2. An Introduction To Creating Custom GIS Tools For Biological Research (17 – 18 February 2016): This course will provide an introduction to the creation of custom GIS tools for use in all areas of biological research. Creating custom GIS tools for biological research allows you not only to automate frequently repeated tasks (saving time and reducing the risk of accidental processing errors), but it also allows non-GIS specialists to process and analyse data using standard protocols in a GIS-based environment by running a single easy-to-use tool. This means that creating custom GIS tool provides an effective way of expanding the pool of individuals within a research group or organisation who can carry out specific and complex GIS tasks. The course will consist of background session which will explain the principles of creating your own custom GIS tools, as well as practical exercises in which a number of example tools will be built and tested. There will also be the option of building your own custom tool to automate a task of your choice. This course assumes that you have at least a basic knowledge of GIS and is not aimed at complete beginners. It will use the ModelBuilder module of ESRI’s ArcGIS software to show how biologists can create custom GIS tools for use in their research. Duration: 2 days. Cost: £295 (£200 for students, unwaged and those working for NGOs). Places will be limited to a maximum of 15 people and will be filled on a first come, first served basis. For more information on this course, visit www.gisinecology.com/Training_Course_Custom_GIS_Tools_February_2016.htm or email info@GISinEcology.com. Places can also be booked through this email address.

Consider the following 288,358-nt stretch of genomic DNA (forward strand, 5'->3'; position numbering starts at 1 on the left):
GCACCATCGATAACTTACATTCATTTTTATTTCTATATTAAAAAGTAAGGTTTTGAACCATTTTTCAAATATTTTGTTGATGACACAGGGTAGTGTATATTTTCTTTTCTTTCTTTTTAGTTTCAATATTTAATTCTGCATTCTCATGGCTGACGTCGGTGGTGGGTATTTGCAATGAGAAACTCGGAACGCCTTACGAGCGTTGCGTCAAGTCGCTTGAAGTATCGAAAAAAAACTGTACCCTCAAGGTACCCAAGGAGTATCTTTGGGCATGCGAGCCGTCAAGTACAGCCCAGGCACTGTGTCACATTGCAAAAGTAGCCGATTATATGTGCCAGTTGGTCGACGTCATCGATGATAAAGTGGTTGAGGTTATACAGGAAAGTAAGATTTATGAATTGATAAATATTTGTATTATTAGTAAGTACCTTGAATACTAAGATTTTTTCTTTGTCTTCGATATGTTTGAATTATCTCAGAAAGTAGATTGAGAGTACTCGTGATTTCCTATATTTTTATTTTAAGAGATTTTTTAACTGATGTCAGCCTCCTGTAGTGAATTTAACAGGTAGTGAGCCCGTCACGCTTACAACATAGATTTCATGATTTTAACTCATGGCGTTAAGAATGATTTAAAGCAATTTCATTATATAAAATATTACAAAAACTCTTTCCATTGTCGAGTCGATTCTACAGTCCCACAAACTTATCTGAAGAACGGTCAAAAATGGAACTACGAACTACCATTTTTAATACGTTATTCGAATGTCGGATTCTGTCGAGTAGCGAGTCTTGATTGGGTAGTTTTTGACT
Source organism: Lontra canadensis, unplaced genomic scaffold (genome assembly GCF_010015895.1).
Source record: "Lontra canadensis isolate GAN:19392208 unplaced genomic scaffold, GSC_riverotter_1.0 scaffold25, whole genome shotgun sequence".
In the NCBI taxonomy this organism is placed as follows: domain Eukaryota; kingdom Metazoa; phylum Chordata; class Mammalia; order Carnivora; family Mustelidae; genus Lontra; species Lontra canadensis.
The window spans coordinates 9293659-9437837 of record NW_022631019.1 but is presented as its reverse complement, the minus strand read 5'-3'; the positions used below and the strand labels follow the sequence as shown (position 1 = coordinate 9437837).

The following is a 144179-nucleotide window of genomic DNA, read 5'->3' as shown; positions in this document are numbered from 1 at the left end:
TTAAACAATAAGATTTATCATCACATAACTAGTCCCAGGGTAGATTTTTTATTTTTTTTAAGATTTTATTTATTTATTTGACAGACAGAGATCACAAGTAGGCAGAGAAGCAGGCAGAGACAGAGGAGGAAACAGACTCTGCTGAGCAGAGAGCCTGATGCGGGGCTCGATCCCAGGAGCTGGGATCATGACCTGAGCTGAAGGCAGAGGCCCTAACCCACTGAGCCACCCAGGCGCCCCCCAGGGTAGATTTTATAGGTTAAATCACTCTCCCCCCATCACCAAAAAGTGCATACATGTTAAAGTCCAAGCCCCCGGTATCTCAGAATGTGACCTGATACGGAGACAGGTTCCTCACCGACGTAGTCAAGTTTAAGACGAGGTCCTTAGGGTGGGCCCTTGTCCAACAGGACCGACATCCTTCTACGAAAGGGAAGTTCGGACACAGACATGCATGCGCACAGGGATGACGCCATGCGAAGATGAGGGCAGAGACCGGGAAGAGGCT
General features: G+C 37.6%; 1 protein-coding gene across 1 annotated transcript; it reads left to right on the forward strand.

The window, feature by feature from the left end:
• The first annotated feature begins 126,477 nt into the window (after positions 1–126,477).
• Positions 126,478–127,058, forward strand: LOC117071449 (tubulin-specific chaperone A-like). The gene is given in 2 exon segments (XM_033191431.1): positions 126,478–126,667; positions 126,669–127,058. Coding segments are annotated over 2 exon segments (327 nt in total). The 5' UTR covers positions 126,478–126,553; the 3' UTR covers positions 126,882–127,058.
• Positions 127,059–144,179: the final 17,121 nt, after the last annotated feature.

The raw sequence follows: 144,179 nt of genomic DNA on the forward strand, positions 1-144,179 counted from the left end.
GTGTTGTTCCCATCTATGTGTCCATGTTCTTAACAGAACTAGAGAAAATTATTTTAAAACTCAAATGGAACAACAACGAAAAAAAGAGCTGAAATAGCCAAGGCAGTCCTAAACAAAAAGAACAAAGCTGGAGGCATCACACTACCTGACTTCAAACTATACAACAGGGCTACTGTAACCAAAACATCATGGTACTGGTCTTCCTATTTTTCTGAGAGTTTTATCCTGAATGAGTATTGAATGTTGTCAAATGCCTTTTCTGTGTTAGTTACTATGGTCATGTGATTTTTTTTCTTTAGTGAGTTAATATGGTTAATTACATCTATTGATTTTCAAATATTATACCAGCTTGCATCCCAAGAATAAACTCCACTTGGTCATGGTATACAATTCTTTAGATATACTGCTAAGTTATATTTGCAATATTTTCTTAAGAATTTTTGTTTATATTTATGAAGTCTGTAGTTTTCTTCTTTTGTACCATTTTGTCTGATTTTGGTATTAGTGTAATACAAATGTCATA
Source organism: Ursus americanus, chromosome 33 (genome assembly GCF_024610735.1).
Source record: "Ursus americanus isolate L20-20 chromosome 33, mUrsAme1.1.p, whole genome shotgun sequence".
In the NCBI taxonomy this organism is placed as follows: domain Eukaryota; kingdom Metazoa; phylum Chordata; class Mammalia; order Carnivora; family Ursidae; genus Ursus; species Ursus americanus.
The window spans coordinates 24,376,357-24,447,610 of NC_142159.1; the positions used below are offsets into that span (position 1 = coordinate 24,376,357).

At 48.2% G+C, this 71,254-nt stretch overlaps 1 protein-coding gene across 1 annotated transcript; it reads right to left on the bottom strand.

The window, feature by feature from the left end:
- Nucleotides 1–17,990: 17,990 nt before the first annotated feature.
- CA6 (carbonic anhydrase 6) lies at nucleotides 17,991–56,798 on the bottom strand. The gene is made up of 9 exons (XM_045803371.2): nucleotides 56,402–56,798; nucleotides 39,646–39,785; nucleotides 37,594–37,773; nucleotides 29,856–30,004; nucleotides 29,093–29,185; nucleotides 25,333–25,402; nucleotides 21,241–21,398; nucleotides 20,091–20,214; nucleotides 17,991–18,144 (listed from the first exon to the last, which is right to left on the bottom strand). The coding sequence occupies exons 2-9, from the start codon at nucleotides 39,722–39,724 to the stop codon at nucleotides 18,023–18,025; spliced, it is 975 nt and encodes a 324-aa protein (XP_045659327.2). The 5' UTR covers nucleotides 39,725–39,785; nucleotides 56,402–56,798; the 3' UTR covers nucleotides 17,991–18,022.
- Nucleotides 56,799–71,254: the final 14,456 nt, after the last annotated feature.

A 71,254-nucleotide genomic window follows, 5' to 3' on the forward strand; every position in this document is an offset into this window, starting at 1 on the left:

3. An Introduction To Using QGIS In Biological Research (21 – 22 March 2016): QGIS (also known as Quantum GIS) is the leading, open source, and so freely available, GIS software (see http://www.qgis.org/en/site/about/index.html for more information), which can be run on Windows, Mac OS and Linux operating systems. This course will provide an introduction to the use of QGIS in biological research. It is aimed at those just starting to use GIS in their research and who have little or no existing knowledge of this subject area, those who are looking for a free, open source GIS solution for their biological research, and at existing users of commercial GIS software, such as ArcGIS, who wish to learn how to do GIS using QGIS software. Duration: 2 days. Cost: £295 (£200 for students, unwaged and those working for NGOs). Places will be limited to a maximum of 15 people and will be filled on a first come, first served basis. For more information on this course, visit www.gisinecology.com/Training_Course_QGIS_For_Biologists_March_2016.htm or email info@GISinEcology.com. Places can also be booked through this email address.